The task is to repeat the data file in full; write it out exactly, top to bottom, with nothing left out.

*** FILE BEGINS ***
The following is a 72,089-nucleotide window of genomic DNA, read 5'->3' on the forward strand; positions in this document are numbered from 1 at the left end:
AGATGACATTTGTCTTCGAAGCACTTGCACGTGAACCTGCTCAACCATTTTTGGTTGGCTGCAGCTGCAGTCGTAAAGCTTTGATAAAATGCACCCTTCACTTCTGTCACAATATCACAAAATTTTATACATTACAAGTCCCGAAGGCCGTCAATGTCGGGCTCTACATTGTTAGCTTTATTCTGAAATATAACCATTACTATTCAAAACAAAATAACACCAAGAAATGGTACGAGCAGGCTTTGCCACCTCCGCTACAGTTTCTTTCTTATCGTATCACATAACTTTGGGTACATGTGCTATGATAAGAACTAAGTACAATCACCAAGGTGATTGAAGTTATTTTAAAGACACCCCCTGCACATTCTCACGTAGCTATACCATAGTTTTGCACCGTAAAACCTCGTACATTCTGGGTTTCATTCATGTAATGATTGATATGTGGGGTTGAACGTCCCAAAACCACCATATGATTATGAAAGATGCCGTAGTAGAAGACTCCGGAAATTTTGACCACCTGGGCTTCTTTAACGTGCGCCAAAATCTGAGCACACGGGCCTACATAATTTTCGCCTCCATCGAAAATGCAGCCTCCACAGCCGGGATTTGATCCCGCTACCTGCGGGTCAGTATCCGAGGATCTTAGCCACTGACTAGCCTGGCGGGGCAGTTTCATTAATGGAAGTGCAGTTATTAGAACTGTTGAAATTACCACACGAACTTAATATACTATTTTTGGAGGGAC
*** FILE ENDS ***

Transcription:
The following is a 72,089-nucleotide window of genomic DNA, read 5'->3' on the forward strand; positions in this document are numbered from 1 at the left end:
AGATGACATTTGTCTTCGAAGCACTTGCACGTGAACCTGCTCAACCATTTTTGGTTGGCTGCAGCTGCAGTCGTAAAGCTTTGATAAAATGCACCCTTCACTTCTGTCACAATATCACAAAATTTTATACATTACAAGTCCCGAAGGCCGTCAATGTCGGGCTCTACATTGTTAGCTTTATTCTGAAATATAACCATTACTATTCAAAACAAAATAACACCAAGAAATGGTACGAGCAGGCTTTGCCACCTCCGCTACAGTTTCTTTCTTATCGTATCACATAACTTTGGGTACATGTGCTATGATAAGAACTAAGTACAATCACCAAGGTGATTGAAGTTATTTTAAAGACACCCCCTGCACATTCTCACGTAGCTATACCATAGTTTTGCACCGTAAAACCTCGTACATTCTGGGTTTCATTCATGTAATGATTGATATGTGGGGTTGAACGTCCCAAAACCACCATATGATTATGAAAGATGCCGTAGTAGAAGACTCCGGAAATTTTGACCACCTGGGCTTCTTTAACGTGCGCCAAAATCTGAGCACACGGGCCTACATAATTTTCGCCTCCATCGAAAATGCAGCCTCCACAGCCGGGATTTGATCCCGCTACCTGCGGGTCAGTATCCGAGGATCTTAGCCACTGACTAGCCTGGCGGGGCAGTTTCATTAATGGAAGTGCAGTTATTAGAACTGTTGAAATTACCACACGAACTTAATATACTATTTTTGGAGGGAC